The Incredible Polarization and Politicization of the Supreme Court

John Roberts said he wanted a less polarized court. But the ACA ruling is just the latest in a string of 5-4 decisions on contentious issues, and the problem is getting worse.

David Paul Kuhn

It still came down to one vote.

Had Chief Justice John Roberts sided with his fellow conservatives, as he often does, the definitive legislation of Barack Obama's presidency, progressives' century-long fight for universal health care, would have been thrown out. We are inured to this irony: Many of the Court's rulings that have the greatest influence on American life are increasingly decided by the narrowest possible margin.

It wasn't always this way. From 1801 to 1940, less than 2 percent of the Supreme Court's total rulings were resolved by 5-to-4 decisions. Since then, more than 16 percent of the Court's rulings have been decided by "minimum-winning coalitions." In the two most recent Courts, more than a fifth of all rulings were decided by 5-to-4 votes.

Scholars consider these narrow decisions the most political. Research indicates that 5-to-4 rulings are the most likely to be overturned by later Courts. They carry the same legal authority as more unanimous opinions -- but not the same moral authority. In this vein, the one branch of government designed to be above partisanship echoes the rise in hyperpartisanship seen throughout Washington.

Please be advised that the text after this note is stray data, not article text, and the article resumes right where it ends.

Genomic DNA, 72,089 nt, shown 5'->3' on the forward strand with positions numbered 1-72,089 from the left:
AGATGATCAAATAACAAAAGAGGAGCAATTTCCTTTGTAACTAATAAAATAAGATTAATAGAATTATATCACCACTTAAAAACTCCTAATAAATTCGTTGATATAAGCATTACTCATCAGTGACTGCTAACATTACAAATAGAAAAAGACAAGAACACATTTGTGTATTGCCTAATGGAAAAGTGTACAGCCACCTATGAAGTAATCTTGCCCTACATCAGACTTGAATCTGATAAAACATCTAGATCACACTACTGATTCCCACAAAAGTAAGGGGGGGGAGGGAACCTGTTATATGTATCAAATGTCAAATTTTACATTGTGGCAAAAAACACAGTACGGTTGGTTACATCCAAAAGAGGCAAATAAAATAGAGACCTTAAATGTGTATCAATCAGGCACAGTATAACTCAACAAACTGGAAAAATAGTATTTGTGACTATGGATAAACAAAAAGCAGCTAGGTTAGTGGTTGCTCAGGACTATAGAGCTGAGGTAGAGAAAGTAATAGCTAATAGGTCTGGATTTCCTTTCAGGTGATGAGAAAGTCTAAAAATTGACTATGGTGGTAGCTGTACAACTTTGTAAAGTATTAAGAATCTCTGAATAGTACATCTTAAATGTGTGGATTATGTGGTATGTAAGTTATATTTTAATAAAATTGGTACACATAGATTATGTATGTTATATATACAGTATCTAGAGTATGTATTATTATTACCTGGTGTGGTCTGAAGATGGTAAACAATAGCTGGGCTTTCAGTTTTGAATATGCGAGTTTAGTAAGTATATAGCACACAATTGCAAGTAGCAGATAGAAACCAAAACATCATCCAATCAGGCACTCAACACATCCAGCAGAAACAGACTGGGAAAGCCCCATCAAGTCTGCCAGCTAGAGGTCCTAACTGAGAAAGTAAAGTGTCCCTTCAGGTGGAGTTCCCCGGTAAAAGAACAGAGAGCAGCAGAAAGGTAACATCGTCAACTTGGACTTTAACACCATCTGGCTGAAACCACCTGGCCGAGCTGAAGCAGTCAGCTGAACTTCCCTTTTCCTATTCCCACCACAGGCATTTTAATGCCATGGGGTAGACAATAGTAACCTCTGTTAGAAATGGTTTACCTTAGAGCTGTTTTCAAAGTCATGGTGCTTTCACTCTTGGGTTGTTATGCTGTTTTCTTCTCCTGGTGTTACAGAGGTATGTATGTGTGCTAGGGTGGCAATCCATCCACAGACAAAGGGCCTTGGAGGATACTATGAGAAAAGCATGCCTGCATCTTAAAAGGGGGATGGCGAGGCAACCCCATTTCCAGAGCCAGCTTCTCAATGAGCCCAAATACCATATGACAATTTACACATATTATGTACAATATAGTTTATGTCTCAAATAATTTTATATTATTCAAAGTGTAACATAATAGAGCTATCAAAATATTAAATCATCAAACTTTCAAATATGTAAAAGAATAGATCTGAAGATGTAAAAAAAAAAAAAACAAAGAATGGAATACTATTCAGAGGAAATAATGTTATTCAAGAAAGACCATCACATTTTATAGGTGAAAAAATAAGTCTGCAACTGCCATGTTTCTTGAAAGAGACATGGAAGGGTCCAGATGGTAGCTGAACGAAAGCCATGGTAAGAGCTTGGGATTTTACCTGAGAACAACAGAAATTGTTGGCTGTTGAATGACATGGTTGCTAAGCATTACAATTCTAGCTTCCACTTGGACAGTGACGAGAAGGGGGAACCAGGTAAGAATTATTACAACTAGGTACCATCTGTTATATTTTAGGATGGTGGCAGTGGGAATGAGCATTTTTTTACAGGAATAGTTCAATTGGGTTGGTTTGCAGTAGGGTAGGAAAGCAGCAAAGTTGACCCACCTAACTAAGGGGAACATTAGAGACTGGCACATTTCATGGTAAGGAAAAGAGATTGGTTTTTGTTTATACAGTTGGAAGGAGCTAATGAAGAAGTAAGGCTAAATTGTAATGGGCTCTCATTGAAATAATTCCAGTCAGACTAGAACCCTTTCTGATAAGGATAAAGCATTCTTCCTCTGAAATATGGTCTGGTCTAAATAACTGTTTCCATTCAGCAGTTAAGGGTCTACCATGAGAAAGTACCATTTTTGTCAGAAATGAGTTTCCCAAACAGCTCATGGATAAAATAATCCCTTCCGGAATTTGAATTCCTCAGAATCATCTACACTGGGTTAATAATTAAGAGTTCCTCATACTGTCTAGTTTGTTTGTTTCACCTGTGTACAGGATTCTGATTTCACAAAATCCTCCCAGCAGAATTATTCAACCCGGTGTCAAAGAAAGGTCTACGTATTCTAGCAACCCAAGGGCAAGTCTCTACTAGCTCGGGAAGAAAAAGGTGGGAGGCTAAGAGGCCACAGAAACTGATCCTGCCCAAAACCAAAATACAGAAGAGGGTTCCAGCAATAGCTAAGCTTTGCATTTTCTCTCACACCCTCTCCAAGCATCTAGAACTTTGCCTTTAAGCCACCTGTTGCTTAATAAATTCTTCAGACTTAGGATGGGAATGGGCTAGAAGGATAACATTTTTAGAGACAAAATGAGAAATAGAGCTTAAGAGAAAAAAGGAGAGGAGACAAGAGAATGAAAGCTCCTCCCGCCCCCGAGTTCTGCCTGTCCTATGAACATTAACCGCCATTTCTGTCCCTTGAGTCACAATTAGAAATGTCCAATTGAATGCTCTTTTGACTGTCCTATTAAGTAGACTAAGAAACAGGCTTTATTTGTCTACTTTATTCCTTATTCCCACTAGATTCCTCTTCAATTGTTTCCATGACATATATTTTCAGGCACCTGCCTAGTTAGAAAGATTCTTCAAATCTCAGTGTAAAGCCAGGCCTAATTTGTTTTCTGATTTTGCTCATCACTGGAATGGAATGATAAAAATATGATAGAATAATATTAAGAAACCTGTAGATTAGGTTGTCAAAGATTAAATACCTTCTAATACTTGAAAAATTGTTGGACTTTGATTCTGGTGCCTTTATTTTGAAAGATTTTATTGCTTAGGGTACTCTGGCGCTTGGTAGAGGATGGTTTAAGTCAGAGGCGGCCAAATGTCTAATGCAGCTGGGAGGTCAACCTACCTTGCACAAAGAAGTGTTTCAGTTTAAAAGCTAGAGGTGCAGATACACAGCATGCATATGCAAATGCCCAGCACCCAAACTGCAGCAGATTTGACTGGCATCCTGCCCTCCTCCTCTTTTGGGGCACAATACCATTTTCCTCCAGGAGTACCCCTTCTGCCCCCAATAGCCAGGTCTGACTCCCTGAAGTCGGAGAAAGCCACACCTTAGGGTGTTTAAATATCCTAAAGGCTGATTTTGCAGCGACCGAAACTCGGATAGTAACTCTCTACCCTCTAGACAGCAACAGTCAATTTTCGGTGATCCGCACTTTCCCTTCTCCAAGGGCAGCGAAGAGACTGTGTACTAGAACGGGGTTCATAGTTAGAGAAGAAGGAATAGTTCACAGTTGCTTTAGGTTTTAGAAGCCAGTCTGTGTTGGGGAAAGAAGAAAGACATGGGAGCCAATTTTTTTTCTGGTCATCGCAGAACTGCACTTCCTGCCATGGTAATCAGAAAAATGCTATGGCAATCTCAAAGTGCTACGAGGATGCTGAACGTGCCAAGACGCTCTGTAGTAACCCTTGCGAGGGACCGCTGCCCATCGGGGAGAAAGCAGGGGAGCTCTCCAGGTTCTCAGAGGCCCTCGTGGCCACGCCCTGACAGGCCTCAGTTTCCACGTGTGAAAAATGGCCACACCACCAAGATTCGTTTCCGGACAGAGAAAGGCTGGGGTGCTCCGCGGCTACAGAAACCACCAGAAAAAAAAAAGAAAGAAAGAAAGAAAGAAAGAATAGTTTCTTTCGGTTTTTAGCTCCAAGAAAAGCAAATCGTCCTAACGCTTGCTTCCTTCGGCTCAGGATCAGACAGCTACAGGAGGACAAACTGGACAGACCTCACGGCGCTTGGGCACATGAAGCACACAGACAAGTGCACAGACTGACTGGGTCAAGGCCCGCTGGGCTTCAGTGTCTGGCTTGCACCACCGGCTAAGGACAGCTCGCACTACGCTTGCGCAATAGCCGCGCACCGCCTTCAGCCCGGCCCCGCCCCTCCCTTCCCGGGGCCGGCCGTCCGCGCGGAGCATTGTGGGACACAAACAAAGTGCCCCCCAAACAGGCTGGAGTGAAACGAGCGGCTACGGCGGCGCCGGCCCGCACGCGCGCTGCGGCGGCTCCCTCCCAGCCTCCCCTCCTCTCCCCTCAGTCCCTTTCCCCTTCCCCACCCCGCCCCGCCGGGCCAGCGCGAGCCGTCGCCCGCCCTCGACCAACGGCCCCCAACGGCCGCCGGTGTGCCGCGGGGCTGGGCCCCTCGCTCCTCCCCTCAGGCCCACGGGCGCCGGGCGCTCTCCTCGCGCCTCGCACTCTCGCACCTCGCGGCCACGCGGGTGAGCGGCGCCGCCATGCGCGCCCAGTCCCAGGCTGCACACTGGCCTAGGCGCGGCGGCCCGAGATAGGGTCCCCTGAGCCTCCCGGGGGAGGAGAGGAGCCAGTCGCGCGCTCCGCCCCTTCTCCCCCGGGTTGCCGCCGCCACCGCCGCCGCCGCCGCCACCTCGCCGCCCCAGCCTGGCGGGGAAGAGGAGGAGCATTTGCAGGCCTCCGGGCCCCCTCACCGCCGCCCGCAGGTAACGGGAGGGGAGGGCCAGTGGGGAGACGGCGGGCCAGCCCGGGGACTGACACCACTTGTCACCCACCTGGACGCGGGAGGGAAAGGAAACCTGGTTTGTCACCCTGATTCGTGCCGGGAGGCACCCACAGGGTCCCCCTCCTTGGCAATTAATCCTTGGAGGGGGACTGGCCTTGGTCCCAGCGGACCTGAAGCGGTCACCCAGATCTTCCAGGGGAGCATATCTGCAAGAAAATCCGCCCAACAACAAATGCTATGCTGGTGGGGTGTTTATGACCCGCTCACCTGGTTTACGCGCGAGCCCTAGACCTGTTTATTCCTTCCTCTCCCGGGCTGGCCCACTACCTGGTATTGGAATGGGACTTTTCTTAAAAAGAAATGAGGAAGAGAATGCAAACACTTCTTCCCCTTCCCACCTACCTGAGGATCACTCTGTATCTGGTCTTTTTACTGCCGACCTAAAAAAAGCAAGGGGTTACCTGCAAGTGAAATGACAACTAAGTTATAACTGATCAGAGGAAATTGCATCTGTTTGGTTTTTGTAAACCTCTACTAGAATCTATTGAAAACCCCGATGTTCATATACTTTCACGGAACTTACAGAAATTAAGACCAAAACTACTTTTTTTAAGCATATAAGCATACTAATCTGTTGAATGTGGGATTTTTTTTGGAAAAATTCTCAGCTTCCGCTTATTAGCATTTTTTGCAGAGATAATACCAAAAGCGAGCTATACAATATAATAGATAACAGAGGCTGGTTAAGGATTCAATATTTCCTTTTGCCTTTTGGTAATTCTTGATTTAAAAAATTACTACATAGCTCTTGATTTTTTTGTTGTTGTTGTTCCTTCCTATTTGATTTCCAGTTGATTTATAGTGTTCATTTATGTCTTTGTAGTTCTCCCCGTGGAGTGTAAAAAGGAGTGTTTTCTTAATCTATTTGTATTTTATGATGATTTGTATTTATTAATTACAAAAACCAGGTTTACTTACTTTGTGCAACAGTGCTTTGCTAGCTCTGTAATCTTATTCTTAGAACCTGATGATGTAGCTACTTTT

The Roberts Court has decided more cases by a 5-to-4 ruling (about 21.5 percent) than any Court before it, though only by a narrow margin. The previous Court, led by William Rehnquist, decided 20.5 percent of its cases by this minimum coalition. That rate, however, represents roughly twice the share of 5-to-4 rulings in the Stone Court, during World War II. And the Stone Court had more than three times the rate of 5-to-4 decisions of any Court prior.

Roberts noticed the trend early in his term. "I do think the rule of law is threatened by a steady term after term after term focus on 5-4 decisions," Roberts told The New Republic's Jeffrey Rosen in 2006. "I think the Court is ripe for a similar refocus on functioning as an institution, because if it doesn't, it's going to lose its credibility and legitimacy as an institution."

That worry may have shaped Roberts' health-care ruling. The ruling will likely temper, for now, charges that the Court has become a predictably political institution. Thursday's decision marked an unusual respite from this predictably ideological Court. Anthony Kennedy is the traditional swing vote. But Kennedy sided with three more conservative members on Thursday. In the minority opinion, he wrote that the law is "invalid in its entirety." No Supreme Court had struck down presidential legislation this significant since the mid 1930s. So it was Roberts, the conservative chief justice who Senator Obama voted against, who saved, for now, the signature law of Obama's presidency. It was a strikingly non-ideological moment for ideological Washington.

Yet concerns about the Court's apolitical credibility are hardly alleviated. At least two-thirds of the 5-4 rulings during the Roberts Court have split along ideological lines. Roberts has agreed with the three most conservative justices -- Samuel Alito, Clarence Thomas and Antonin Scalia -- in at least eight in 10 non-unanimous rulings, according to calculations by SCOTUSblog.

The health-care ruling will likely temper, for now, charges that the Court has become a predictably political institution. Yet concerns about its apolitical credibility are hardly alleviated.